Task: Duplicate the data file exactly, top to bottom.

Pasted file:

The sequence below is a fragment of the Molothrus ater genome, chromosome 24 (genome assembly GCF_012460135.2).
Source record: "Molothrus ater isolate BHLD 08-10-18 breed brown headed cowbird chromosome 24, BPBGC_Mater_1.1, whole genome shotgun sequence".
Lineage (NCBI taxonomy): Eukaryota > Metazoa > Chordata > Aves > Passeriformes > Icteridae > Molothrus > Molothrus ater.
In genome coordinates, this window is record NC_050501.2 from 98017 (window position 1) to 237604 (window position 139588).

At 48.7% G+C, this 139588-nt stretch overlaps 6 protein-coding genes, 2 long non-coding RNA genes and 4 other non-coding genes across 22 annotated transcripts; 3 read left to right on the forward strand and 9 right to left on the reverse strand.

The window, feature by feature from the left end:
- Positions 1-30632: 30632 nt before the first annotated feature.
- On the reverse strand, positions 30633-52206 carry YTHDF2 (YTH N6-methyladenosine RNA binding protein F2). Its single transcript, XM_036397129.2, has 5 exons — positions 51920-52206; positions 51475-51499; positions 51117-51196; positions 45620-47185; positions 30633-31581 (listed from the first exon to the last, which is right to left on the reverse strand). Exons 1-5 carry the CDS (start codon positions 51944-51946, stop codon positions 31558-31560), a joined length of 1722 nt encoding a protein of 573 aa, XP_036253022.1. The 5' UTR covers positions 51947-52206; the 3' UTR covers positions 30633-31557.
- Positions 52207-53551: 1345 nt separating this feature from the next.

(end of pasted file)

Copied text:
The sequence below is a fragment of the Molothrus ater genome, chromosome 24 (genome assembly GCF_012460135.2).
Source record: "Molothrus ater isolate BHLD 08-10-18 breed brown headed cowbird chromosome 24, BPBGC_Mater_1.1, whole genome shotgun sequence".
Lineage (NCBI taxonomy): Eukaryota > Metazoa > Chordata > Aves > Passeriformes > Icteridae > Molothrus > Molothrus ater.
In genome coordinates, this window is record NC_050501.2 from 98017 (window position 1) to 237604 (window position 139588).

At 48.7% G+C, this 139588-nt stretch overlaps 6 protein-coding genes, 2 long non-coding RNA genes and 4 other non-coding genes across 22 annotated transcripts; 3 read left to right on the forward strand and 9 right to left on the reverse strand.

The window, feature by feature from the left end:
- Positions 1-30632: 30632 nt before the first annotated feature.
- On the reverse strand, positions 30633-52206 carry YTHDF2 (YTH N6-methyladenosine RNA binding protein F2). Its single transcript, XM_036397129.2, has 5 exons — positions 51920-52206; positions 51475-51499; positions 51117-51196; positions 45620-47185; positions 30633-31581 (listed from the first exon to the last, which is right to left on the reverse strand). Exons 1-5 carry the CDS (start codon positions 51944-51946, stop codon positions 31558-31560), a joined length of 1722 nt encoding a protein of 573 aa, XP_036253022.1. The 5' UTR covers positions 51947-52206; the 3' UTR covers positions 30633-31557.
- Positions 52207-53551: 1345 nt separating this feature from the next.